Tuesday, May 08, 2007

Explaining Religion (Human Universals Part II)

A comment made anonymously on my last post reminded me of a dimension of this issue that had slipped my mind entirely. I had pointed out that my attraction toward the wild places of the earth seems to involve seeing them as sacred. Is this a sort of religiosity, I wondered? Anonymous asked, somewhat more specifically, "Why is it that when we step into certain natural settings we are enlivened with a feeling of exhilarated reverence...?" What struck me about this question was the "certain natural settings." I had been thinking of the question as one about wild places in general. But now that I think about it, well yes, the phenomenon I have in mind is really much more specific than that. There is a small lake a short distance from the one pictured in the post below, very similar to it in many ways, but my reaction to it is very different from my reaction to "my" lake. I visit my lake every chance I get. I would never stay overnight at the other one. But it isn't because it is physically inhospitable. I find it somehow gloomy and disturbing. Frankly, it gives me the creeps.

Why? Actually, I have a hypothesis about that, a guess. It also might explain a lot of religious experience as well. It involves a speculation about the evolution of the brain, a subject I know almost nothing about -- so consider the source! Anyway, here goes.

We have two fundamental, radically different ways of understanding the world, and we are amazingly good at using both, from a very early age.

One is to read human expressions. When Nat was less than a full day old, he was already smiling back at me and the hospital staff. I noticed it and so did the nurses, who insisted that this was indeed what he was doing. I found this absolutely amazing. In a room full of blinking lights and other interesting stuff, his gaze went straight to the human faces, as the most interesting and the most understandable things he could see. This was something he did not need to learn to do -- or maybe he was predisposed to learn it amazingly fast.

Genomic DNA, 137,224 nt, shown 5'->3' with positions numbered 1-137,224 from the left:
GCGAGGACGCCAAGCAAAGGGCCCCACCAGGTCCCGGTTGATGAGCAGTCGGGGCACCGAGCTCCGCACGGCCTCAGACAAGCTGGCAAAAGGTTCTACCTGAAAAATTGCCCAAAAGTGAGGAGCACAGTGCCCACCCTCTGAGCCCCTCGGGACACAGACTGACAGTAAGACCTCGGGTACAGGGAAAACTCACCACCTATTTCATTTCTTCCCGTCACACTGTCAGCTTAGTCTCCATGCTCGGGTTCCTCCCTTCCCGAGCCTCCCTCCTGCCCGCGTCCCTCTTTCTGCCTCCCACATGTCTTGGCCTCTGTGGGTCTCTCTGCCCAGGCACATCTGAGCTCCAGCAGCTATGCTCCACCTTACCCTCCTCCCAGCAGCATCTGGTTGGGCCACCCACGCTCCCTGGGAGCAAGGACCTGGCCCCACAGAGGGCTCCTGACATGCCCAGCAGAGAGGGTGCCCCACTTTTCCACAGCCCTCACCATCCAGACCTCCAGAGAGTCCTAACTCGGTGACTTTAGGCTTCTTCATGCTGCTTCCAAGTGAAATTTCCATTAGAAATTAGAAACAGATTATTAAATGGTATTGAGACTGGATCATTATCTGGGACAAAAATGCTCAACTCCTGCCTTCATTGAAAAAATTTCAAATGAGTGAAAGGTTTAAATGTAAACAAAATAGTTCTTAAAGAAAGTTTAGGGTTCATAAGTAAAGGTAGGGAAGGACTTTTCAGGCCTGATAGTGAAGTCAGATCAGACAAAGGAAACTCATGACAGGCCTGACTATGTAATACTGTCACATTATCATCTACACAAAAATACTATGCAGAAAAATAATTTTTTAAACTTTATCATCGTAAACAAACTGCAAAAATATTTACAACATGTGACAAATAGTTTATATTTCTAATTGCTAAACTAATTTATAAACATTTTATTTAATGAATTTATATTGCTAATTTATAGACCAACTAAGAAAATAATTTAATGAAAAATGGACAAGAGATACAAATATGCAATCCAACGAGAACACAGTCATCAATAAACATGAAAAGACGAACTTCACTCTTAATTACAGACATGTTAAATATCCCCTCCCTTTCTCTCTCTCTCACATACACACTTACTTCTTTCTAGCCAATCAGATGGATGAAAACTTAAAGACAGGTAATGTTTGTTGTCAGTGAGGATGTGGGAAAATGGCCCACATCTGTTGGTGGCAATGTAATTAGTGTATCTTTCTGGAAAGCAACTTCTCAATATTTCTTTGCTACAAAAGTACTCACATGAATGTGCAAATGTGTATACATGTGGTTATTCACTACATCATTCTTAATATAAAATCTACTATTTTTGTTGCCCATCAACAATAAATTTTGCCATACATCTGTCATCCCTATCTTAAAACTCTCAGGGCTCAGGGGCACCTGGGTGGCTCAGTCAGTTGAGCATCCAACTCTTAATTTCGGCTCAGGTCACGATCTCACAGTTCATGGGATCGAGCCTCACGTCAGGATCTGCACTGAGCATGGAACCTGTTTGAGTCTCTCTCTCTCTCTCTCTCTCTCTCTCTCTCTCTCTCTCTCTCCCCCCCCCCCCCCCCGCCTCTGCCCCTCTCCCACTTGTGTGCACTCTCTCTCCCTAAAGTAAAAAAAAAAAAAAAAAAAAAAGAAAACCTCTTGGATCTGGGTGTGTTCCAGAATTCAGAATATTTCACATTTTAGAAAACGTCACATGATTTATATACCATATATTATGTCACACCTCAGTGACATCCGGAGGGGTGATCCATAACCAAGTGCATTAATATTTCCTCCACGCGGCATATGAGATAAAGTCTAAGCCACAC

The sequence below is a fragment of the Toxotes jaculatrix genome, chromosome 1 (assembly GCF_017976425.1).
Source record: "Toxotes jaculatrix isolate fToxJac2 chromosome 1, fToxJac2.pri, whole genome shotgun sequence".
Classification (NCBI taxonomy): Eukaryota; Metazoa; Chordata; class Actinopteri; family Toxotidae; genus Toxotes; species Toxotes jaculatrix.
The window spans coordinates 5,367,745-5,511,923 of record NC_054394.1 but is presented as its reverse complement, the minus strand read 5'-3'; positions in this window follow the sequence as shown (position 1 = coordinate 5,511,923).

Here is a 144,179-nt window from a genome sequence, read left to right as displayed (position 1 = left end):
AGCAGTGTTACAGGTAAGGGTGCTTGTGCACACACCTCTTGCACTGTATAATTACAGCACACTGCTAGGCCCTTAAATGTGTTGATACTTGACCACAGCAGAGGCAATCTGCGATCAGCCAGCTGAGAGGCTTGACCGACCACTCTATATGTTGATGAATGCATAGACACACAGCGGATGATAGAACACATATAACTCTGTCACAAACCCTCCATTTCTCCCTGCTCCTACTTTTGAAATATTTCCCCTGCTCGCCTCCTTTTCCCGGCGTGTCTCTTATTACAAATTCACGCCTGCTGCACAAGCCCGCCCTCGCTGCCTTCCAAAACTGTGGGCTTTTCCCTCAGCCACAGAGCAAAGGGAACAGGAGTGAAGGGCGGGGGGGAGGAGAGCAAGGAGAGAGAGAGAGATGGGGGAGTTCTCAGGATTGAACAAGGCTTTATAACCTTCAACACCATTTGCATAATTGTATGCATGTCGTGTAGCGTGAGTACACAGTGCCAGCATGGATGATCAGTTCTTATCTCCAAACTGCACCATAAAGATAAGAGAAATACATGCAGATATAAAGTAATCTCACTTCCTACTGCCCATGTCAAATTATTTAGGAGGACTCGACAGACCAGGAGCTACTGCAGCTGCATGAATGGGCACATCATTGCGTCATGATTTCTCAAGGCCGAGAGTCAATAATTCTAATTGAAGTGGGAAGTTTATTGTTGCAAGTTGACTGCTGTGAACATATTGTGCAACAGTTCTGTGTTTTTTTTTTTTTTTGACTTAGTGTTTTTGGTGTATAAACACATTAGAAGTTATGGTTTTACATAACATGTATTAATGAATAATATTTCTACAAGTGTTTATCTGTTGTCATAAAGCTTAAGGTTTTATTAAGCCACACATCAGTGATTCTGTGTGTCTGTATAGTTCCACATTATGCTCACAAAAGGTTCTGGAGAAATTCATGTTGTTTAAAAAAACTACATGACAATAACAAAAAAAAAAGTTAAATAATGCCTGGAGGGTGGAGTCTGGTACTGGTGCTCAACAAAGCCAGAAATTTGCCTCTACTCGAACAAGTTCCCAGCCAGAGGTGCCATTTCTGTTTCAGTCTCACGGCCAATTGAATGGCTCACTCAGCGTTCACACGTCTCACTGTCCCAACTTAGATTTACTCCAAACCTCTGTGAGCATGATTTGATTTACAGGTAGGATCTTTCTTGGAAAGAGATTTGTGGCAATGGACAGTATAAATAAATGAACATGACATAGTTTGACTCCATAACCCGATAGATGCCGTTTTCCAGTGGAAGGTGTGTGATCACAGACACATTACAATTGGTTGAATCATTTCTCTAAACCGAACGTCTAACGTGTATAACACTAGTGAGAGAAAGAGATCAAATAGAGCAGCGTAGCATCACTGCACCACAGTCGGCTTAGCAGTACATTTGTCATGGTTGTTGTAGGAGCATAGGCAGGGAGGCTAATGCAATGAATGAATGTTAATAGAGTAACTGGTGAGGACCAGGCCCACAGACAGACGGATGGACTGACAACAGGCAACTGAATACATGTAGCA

The other fundamental way of understanding is cause and effect. Starting very early, babies enjoy shaking a rattle in order to cause the rattling sound to happen. I can remember when Nat, still a babe in arms, repeatedly pushed a doorbell with his toe in order to be able to hear the doorbell ring inside the house (far away!). Nature is a push-pull toy, and kids learn that very quick!

So we have expression reading for understanding people, and cause-and-effect for understanding the physical world. Each has its home in a different explanatory context. The thing is, though, that each way of understanding is not attached by evolutionary hard wiring to its normal context. We are free to turn to the physical world and read its expression. That's when a lake can seem to be smiling at us. This explains the difference between the two lakes above: they have different "expressions." One lake is high on a mounded expanse of pure granite, exposed the the brilliant sky. The other is deep in a hollow, with dense, dark forest growing right up to the water's edge. It doesn't smile at all.

Where does religion come in? Well, it seems to me that this experience can characterize your response to the physical world in general. Nature can seem to have the sort of "meaning" that a face has. Then you can get the feeling that the world we see is merely a thin membrane stretched over another, hidden one, and that this other one is the real meaning of this one. Like the meaning behind the smile. Then nature becomes the stage of humanly-meaningful moral dramas, like sin, salvation, judgment, and so forth (as in Michelangelo's interpretation of that theme, above). When you pray, you really feel that you are talking to Someone, and the He/She/It is listening.

It seems to me that this hypothesis of mine might be able to explain some otherwise very mysterious facts about religious feeling and behavior. One is the fact that religious people often claim to be certain of their religious views, even in the total absence of anything that the rest of us can perceive as evidence for these views. It may be that some people are much more susceptible of this experience I have described -- that of feeling the universe as having the sort of meaning that human expressions have -- than other people are. It could also be that some people are much more prone to treat this experience as evidence, to draw conclusions from it. For untold thousands of years, human beings who have my experience of these two lakes would have drawn conclusions about the spirits attached to these two places. I do not.